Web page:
It was a great idea watered down and stretched too long.
The movie is noble and attractive in its story and message. There are many moving moments and majestic scenes. But for the last half of film, I was left wondering when the movie was ever going to end. There were too many unnecessary scenes, too much screen time given to the Postman pondering over his life and such. The movie could have made its point, leave the audience a lasting impression, and end while that impression lingers on. But it chose to overstay its welcome.
And that Kevin Costner is obssessed with himself.
Maybe Costner didn't intend to make himself the noble savage who saves the whole world in every movie ("Waterworld," "Dances With Wolves"). Maybe he never wanted to portray himself in a holy light, but it comes off that way in the aforementioned two films he made, and in "The Postman" also. The audience is tired of seeing the same thing done over and over again. Maybe that's why "Tin Cup" was so refreshing. I haven't seen "Waterworld," and I was too young when "Dances With Wolves" came out, but I'm getting pretty sick of Costner in "The Postman" already.
But honest to God, I like this film. Enough with the cynicism already, I like being cheered up. I like the feeling I had while sitting in the theatre, which was an overwhelming sense of gratitude to the people who deliver my mail to me everyday. The people who give me mail from my friends afar, who tell me I may have already won 100 million, who tell me I owe my credit card company five thousand bucks. All that and more. People have ceased to realize that in the electronic age. But let's move on. Olivia Williams (Abby) is a star on the rise. Her frank manner, light laugh, and easy affability make her a charm on screen. And with the many qualms I had with this film, one I didn't have was a problem with Costner's acting. In fact, there is no fault I can find in any of the actors' performances.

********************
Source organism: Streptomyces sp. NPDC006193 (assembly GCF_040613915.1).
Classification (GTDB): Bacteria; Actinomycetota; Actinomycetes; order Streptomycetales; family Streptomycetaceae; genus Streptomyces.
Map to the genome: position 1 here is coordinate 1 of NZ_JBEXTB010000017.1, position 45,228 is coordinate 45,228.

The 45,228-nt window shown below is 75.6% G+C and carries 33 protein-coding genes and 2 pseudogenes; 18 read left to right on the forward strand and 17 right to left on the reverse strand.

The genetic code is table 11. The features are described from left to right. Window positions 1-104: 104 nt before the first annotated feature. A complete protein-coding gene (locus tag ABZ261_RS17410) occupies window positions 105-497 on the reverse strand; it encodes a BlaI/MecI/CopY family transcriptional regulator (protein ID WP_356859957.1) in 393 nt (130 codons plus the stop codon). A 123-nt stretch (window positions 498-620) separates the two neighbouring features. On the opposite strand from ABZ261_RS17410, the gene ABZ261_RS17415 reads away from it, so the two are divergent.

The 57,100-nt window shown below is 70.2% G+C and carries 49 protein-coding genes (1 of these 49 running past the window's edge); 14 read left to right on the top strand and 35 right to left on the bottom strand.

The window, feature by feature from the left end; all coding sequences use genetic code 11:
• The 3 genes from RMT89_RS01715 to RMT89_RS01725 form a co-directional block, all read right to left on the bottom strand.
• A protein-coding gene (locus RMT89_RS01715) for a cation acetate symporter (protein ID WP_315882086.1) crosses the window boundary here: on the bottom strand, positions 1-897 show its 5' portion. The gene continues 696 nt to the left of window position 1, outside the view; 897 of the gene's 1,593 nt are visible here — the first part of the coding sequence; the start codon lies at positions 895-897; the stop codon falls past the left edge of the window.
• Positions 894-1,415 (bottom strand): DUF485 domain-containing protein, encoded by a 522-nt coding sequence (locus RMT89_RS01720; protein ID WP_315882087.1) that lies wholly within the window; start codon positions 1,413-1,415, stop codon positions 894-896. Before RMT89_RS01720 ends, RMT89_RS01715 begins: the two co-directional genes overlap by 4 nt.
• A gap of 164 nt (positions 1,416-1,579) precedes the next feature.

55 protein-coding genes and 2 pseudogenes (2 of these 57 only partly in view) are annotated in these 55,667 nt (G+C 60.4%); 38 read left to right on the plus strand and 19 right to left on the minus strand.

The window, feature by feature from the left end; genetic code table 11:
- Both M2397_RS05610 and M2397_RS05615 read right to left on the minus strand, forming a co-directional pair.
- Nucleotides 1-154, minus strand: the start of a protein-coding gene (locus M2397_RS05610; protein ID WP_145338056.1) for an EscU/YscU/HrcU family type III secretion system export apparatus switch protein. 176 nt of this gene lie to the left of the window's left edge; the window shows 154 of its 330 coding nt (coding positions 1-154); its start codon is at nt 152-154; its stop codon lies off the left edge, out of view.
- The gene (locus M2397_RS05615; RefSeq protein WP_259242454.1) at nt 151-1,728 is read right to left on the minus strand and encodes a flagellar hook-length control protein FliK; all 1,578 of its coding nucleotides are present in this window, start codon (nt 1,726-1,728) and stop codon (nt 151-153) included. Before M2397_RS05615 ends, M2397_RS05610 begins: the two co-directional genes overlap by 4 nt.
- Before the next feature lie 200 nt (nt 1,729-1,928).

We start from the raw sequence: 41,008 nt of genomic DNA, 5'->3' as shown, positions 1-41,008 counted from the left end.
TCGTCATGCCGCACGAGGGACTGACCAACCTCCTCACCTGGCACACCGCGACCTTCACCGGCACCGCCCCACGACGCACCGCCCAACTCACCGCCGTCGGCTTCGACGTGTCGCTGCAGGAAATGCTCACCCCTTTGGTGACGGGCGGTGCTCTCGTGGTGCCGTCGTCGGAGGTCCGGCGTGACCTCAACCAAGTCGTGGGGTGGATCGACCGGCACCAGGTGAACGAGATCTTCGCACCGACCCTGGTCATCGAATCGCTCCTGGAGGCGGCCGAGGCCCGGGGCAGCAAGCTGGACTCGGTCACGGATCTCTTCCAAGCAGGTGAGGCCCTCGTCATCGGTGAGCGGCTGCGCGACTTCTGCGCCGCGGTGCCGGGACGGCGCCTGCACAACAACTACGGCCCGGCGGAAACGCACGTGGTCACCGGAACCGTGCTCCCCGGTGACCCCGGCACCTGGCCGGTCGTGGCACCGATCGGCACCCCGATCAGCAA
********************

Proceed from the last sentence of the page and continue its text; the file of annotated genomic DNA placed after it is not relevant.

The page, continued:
Sadly what keeps this movie from being great is that the world it depicts is a fantasy world, a world that is too fairytale-esque to be believed. It makes war and destruction seem like a trivial matter, and conquest seems like child's play. The enemy is too easily defeated: are we to believe that the force who destroyed the United States is subdued just by challenging "the Leadership"? And yes, this is the 21st century, and even though there has been a nuclear war, are we to believe that these people have suddenly stopped using cars, modern weapons, and computers? And oh, maybe I didn't know, but the leader of that so-unbelievable clan is an idiot: he knows "Shakespeare" thoroughly, but he doesn't even remember what the Postman looks like. It wasn't that long ago, trust me. The truth is, war is a difficult subject to handle, but for the sake of portraying the God-like Postman, its importance is diminished.
But as I've said, with our cynicism, let's not overlook what this film has brought us. Maybe it's just me, and maybe I haven't lived long enough to be able to see through these things, but I really appreciate the many moving moments this film bought me. I can be grateful for at least that.
Hope received, Mr. Postman.
Rating: B- (12/27/97)